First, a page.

Consumers Union Finds Considerable Consumer Harms in Sinclair-Tribune Transaction
Friday, November 3, 2017
WASHINGTON, D.C. — Consumers Union, the policy and mobilization division of Consumer Reports, today filed comments with the Federal Communications Commission (FCC) outlining its concerns with Sinclair Broadcast Group’s proposed merger with Tribune Media. The group noted that the merger would allow for excessive consolidation in the market, with the new Sinclair reaching nearly three-quarters of the country, and warned that the deal could leave consumers paying higher prices as a result of the new Sinclair’s market control and ability to skew the retransmission consent process in its favor.
“The proposed merger between Sinclair and Tribune presents an unprecedented level of consolidation in the broadcast market, with the combined companies reaching 72 percent of households in America. That alone presents a serious consumer concern. But this deal is even more troubling, considering the timing of the announcement and Sinclair’s reputation for being difficult when it comes to retransmission consent negotiations,” said Jonathan Schwantes, senior policy counsel for Consumers Union. “The FCC resurrected the UHF discount rule that allows companies to own more TV stations just weeks before this deal was announced. Even with that rule – seen by many as technologically obsolete – this merger violates the FCC’s national ownership cap, threatening the benefits of a diverse media. Furthermore, a larger Sinclair could be expected to gain even more leverage in retransmission consent negotiations. Consumers will be the real losers in those deals, as they face higher prices through what we fear will be even higher add-on fees from their pay-TV providers.”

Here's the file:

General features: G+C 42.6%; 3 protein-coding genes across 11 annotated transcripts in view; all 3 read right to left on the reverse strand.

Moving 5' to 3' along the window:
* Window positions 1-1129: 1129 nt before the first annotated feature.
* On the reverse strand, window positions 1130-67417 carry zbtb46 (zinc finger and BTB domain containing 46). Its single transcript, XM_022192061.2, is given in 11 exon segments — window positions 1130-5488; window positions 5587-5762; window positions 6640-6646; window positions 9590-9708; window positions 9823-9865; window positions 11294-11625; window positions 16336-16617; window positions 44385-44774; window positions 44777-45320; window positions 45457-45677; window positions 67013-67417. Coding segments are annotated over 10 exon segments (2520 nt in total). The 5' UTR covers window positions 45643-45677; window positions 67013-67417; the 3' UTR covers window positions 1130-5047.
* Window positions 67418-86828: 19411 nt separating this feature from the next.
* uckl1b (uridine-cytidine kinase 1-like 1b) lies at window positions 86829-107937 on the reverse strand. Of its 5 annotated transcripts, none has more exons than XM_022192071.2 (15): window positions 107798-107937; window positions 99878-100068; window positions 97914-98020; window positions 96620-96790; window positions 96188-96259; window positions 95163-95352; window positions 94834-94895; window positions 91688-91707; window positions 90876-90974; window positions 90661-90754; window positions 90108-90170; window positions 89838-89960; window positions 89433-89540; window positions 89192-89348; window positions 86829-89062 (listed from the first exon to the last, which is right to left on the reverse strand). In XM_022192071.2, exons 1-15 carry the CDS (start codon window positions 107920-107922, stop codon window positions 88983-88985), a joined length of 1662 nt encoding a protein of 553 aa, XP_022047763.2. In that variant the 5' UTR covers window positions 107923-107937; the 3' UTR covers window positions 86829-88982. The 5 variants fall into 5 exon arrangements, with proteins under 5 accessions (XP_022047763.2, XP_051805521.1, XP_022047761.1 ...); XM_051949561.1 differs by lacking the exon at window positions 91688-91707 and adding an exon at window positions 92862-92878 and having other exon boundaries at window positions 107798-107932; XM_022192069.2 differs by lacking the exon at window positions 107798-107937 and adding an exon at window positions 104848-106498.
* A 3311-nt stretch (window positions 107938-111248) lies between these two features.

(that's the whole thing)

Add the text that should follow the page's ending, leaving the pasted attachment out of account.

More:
Consumers Union also noted its concern with what some believe may be a recent narrowing of the FCC’s view of the public interest test, through a “clarification” that may have tilted the balance in favor of merging parties instead of the broader public interest that includes consumers’ interests.
Schwantes said, “This new, narrower consideration of the public interest could have serious, long-lasting consequences for consumers — leading to a departure from the broader interpretation of the public interest as used to consider consumer, marketplace, and public harm and benefits in past reviews which ensured that consumers were appropriately protected. To merely judge this transaction on the basis of the ownership cap would ignore the other potential harms this deal poses to competition and consumers.”